Review: Mini Computers for Business

The newest miniature desktop PCs are priced right, easy on your utility bill and really pack a wallop.
Magazine Contributor
3 min read

This story appears in the December 2011 issue of . Subscribe »

When it comes to your business, you want to think big. But when it comes to computers for your business, it could pay to think small. Really small.

The newest miniature desktop computers are compact and energy-efficient, and while they are made to handle mostly basic business functions, they boast some surprising power and features.

Mini desktop PCs are all about avoiding the drawbacks of their full-size PC cousins. They're cheap (about the same price as many tablet computers); save valuable desktop real estate; and use considerably less power, generate less heat and make less noise. Properly configured, a tiny-PC office will be easier to cool and have lower utility bills.

Just remember, you are buying a PC, and each must be equipped with a monitor, keyboard, mouse and other peripherals not included in these prices.

Mac MiniMac Mini (Starts at $599)
The Mac mini is everything you'd expect from an Apple product: It's easy to use, it plays well with other Apple devices and the 7.7-inch-square, 1.4-inch-high device looks surprisingly professional on your desk. Businesses will appreciate the mini's computing oomph, with its choice of high-performing core i5 and i7 processors, high-definition graphics processor and Mac's latest operating system: OS X Lion. The unit comes with 500 GB storage and 2 GB memory but is upgradable to a beefy 8 GB via a removable panel underneath the unit. Hard-core Mac users will miss many of the slick features of the mini's bigger brothers--but for a cheap, fast Mac fix, the mini definitely works.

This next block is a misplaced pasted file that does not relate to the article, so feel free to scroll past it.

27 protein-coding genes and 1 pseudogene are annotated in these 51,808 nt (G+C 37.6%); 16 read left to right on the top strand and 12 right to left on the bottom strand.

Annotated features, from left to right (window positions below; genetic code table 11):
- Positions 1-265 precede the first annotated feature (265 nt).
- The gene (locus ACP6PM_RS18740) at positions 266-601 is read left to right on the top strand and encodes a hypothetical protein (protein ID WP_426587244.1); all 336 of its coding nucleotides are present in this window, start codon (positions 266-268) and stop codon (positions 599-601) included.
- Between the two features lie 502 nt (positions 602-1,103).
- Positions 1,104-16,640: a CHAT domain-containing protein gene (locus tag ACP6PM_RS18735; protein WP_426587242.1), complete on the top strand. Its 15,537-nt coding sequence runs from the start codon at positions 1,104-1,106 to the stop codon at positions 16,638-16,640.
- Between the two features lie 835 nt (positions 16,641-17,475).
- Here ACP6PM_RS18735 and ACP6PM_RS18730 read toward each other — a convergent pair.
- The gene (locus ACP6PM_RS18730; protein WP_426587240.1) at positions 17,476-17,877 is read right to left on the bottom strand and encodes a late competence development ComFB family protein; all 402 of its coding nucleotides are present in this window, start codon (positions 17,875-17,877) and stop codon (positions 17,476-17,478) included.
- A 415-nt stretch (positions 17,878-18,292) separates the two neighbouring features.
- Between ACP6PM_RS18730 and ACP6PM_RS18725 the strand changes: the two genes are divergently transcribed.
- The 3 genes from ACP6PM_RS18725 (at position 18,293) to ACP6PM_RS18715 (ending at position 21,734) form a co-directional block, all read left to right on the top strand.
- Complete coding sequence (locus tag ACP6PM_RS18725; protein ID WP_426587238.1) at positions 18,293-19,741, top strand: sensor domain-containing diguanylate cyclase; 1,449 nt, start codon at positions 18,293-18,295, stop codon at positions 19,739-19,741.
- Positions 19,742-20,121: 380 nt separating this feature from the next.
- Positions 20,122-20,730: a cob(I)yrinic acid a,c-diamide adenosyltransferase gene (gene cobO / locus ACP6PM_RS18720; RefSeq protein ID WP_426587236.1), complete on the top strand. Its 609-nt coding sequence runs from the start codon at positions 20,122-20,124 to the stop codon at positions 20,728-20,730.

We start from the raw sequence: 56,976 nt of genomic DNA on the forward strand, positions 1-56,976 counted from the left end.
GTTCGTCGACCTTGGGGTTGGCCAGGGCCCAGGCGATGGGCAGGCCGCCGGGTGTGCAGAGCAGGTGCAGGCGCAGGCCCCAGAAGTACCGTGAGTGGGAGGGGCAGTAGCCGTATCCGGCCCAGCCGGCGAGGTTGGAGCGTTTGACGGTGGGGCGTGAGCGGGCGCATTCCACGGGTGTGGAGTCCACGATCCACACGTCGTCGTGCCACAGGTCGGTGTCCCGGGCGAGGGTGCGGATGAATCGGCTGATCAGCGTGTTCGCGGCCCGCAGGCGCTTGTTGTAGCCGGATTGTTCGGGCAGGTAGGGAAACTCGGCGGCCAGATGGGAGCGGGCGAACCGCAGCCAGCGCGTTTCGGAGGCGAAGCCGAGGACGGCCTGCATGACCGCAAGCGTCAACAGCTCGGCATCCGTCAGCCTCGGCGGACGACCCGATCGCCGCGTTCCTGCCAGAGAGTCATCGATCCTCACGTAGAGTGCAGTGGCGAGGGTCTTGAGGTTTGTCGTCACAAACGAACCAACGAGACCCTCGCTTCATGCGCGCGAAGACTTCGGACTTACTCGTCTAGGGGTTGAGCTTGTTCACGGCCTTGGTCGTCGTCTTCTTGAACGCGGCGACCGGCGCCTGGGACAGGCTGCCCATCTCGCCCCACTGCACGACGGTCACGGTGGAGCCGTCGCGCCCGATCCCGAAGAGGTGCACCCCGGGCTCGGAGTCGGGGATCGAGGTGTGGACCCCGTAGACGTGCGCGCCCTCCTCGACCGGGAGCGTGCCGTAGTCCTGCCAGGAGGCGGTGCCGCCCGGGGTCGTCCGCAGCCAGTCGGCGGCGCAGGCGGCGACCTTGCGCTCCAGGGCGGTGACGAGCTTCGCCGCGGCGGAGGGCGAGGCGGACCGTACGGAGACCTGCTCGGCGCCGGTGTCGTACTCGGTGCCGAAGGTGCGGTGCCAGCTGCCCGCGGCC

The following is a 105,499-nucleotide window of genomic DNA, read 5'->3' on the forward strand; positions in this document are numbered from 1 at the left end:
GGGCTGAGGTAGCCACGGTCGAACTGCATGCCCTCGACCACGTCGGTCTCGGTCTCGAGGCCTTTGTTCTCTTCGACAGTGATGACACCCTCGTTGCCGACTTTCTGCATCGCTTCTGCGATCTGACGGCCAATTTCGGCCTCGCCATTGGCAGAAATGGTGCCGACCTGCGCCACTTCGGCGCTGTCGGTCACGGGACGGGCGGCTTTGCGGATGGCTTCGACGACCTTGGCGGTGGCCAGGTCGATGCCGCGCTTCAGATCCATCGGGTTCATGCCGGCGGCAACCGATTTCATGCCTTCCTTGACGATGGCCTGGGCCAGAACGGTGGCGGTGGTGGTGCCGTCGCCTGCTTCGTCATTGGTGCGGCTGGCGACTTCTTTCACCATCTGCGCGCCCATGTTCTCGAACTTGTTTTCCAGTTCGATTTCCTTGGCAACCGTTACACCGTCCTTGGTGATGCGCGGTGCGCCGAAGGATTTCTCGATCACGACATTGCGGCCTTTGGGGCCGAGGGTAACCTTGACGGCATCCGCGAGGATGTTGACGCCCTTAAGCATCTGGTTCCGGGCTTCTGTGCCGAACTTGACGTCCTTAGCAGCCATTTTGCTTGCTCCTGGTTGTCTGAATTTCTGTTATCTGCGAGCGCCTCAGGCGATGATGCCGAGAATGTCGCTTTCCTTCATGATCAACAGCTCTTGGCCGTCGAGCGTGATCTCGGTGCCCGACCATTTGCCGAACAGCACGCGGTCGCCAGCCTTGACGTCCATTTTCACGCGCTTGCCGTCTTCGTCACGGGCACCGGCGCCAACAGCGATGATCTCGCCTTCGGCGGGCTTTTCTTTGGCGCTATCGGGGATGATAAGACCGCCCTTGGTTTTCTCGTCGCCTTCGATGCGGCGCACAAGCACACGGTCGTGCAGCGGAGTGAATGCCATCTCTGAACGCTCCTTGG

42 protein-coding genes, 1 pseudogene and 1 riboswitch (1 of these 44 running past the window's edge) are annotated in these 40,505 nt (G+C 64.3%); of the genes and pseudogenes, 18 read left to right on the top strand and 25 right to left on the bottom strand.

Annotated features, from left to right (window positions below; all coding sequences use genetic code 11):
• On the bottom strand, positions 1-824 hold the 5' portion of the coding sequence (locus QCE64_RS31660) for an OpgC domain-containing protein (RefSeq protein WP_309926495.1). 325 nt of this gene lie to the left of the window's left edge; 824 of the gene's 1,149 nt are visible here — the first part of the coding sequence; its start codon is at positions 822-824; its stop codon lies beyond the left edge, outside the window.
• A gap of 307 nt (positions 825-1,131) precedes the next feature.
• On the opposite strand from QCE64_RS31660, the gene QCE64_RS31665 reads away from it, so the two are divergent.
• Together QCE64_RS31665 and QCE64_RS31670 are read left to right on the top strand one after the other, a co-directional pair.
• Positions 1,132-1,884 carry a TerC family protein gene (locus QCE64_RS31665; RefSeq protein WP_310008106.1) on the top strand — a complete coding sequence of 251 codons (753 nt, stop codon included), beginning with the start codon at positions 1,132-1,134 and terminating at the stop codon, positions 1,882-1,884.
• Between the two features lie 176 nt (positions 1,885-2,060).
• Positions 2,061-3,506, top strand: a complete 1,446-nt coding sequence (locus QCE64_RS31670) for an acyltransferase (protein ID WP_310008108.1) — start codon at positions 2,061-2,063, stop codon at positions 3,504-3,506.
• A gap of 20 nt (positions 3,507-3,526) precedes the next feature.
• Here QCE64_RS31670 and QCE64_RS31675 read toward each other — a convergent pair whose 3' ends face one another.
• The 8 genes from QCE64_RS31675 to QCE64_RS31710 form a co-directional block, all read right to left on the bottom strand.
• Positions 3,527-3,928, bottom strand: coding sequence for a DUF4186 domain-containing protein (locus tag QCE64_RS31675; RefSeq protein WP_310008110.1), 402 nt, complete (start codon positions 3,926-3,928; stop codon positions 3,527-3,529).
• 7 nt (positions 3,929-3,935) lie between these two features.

Optiplex 160 Tiny DesktopOptiplex 160 Tiny Desktop (Starts at $539)
Dell's Optiplex 160 tiny desktop is a good choice for businesses that need basic computing features such as word processing and internet access, as well as a range of administration and security tools. The tiny desktop, which is 9 inches tall and less than 2 inches wide, runs quiet and cool. The unit can be mounted on a wall or tucked underneath a desk. Security features include core OS passwords and an optional smart-card reader that protects against unauthorized data access. The device can also be used with a cable security kit to prevent anyone from walking away with it. Unfortunately, it will be easy to overwhelm this Dell with heavy-processing computing, but for basic office work on say, Microsoft Office, the efficient Optiplex will make your office look cool and keep it cool at the same time.

X13 Modular ComputerX13 Modular Computer (Starts at $849)
The 4-by-4-inch, honeycomb-shape Xi3 Modular Computer is the smallest device on this list. And its unique shape reflects the company's unique approach to computing. The Xi3 splits the core computer functions into three separate, replaceable components--one for the processor, one for external communications and one for video and power management. The idea is that instead of buying an entirely new device every few years, the separate components can be upgraded piecemeal at a much cheaper price. The company boasts that its Xi3 will last up to 10 years, rather than the two to three years that is typical for a PC. Considering the construction quality, that's actually possible. For tech-savvy shops seeking a unique approach to the office computer, the Xi3 is an intriguing option.


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